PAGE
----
I don’t think that all the people in the world should be engaged in international cooperation, but there is a French saying, noblesse oblige. It means that people with fortune, power, and social status bear social responsibility. I wish that people have responsibility for the whole society and naturally take actions throughout the world. Of course, there are many people who find it difficult to directly engage in actual support and donation because of their circumstances, but if you try to find it, there are quite a lot of things that you can do without straining yourself. For example, you can live an environment-friendly life by reducing garbage, you can buy things in fair trade, you can speak to a person in need in the city, and so on. I hope the people in the world naturally act for other people. We offer messages to think about distant issues as also your own. People are often in trouble not because they wished for it but because they were forced. They cannot escape even through their self-help efforts.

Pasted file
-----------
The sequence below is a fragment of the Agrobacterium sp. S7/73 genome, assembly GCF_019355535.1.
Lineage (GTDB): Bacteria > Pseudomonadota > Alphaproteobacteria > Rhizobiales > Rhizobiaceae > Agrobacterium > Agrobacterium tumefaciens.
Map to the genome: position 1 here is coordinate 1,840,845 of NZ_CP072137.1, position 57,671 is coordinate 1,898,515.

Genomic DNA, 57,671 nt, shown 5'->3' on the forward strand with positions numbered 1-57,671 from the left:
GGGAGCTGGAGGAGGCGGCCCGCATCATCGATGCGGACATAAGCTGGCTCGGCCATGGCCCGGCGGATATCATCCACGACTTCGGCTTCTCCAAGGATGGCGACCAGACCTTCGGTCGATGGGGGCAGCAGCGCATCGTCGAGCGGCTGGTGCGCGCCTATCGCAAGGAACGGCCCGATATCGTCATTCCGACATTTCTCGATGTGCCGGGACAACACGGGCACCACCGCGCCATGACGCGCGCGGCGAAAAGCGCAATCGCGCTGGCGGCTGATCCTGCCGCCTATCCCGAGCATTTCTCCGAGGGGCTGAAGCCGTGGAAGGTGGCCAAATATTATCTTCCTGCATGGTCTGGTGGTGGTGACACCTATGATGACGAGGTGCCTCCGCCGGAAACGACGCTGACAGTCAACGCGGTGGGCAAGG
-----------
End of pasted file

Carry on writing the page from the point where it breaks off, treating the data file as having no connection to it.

Besides international cooperation, I would like to continue public relations, so that people can take the first step to consider other people through their interest in environmental issues, raising children, nursing issues, and so on. I hope such values will spread to society.
After the interview
I was particularly impressed with Ms. Nimoda’s words, “The way is different, but the motivation is the same.” Even if your occupation is not directly related to international cooperation, if you have the motivation, you can engage in international cooperation as much as you can. I feel like I have relaxed my shoulders a little.
The next staff interview will be with Mr. Shigeru Kimura who is in charge of public relations and fundraising. Ms. Nimoda drew his portrait as customary! Mr. Kimura has a calm and gentle impression. What kind of interview can we hear? You can count on it!Share This: